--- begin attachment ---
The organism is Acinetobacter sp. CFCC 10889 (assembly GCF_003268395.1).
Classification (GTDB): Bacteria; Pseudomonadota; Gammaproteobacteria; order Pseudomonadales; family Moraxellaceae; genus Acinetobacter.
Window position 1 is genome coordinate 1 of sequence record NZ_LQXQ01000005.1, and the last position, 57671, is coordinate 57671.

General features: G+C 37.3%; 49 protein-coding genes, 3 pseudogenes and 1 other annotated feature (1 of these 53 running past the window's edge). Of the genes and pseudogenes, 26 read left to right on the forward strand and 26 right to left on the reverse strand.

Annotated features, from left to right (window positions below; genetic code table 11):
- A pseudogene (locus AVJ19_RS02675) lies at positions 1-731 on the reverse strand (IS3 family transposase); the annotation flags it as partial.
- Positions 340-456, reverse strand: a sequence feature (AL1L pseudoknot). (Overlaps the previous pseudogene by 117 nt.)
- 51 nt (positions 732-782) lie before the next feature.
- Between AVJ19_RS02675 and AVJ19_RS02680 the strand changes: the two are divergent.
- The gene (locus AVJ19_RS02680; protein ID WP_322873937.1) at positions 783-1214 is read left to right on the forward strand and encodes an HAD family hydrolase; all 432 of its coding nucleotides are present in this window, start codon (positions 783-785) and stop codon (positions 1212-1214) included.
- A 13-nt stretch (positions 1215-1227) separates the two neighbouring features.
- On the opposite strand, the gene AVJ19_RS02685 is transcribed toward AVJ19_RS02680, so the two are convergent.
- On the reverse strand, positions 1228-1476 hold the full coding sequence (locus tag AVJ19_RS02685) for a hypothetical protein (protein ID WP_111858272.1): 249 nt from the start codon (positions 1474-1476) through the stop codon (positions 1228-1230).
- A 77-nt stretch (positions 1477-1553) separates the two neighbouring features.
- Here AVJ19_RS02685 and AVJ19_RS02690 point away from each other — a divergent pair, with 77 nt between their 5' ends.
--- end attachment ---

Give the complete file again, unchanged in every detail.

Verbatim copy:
The organism is Acinetobacter sp. CFCC 10889 (assembly GCF_003268395.1).
Classification (GTDB): Bacteria; Pseudomonadota; Gammaproteobacteria; order Pseudomonadales; family Moraxellaceae; genus Acinetobacter.
Window position 1 is genome coordinate 1 of sequence record NZ_LQXQ01000005.1, and the last position, 57671, is coordinate 57671.

General features: G+C 37.3%; 49 protein-coding genes, 3 pseudogenes and 1 other annotated feature (1 of these 53 running past the window's edge). Of the genes and pseudogenes, 26 read left to right on the forward strand and 26 right to left on the reverse strand.

Annotated features, from left to right (window positions below; genetic code table 11):
- A pseudogene (locus AVJ19_RS02675) lies at positions 1-731 on the reverse strand (IS3 family transposase); the annotation flags it as partial.
- Positions 340-456, reverse strand: a sequence feature (AL1L pseudoknot). (Overlaps the previous pseudogene by 117 nt.)
- 51 nt (positions 732-782) lie before the next feature.
- Between AVJ19_RS02675 and AVJ19_RS02680 the strand changes: the two are divergent.
- The gene (locus AVJ19_RS02680; protein ID WP_322873937.1) at positions 783-1214 is read left to right on the forward strand and encodes an HAD family hydrolase; all 432 of its coding nucleotides are present in this window, start codon (positions 783-785) and stop codon (positions 1212-1214) included.
- A 13-nt stretch (positions 1215-1227) separates the two neighbouring features.
- On the opposite strand, the gene AVJ19_RS02685 is transcribed toward AVJ19_RS02680, so the two are convergent.
- On the reverse strand, positions 1228-1476 hold the full coding sequence (locus tag AVJ19_RS02685) for a hypothetical protein (protein ID WP_111858272.1): 249 nt from the start codon (positions 1474-1476) through the stop codon (positions 1228-1230).
- A 77-nt stretch (positions 1477-1553) separates the two neighbouring features.
- Here AVJ19_RS02685 and AVJ19_RS02690 point away from each other — a divergent pair, with 77 nt between their 5' ends.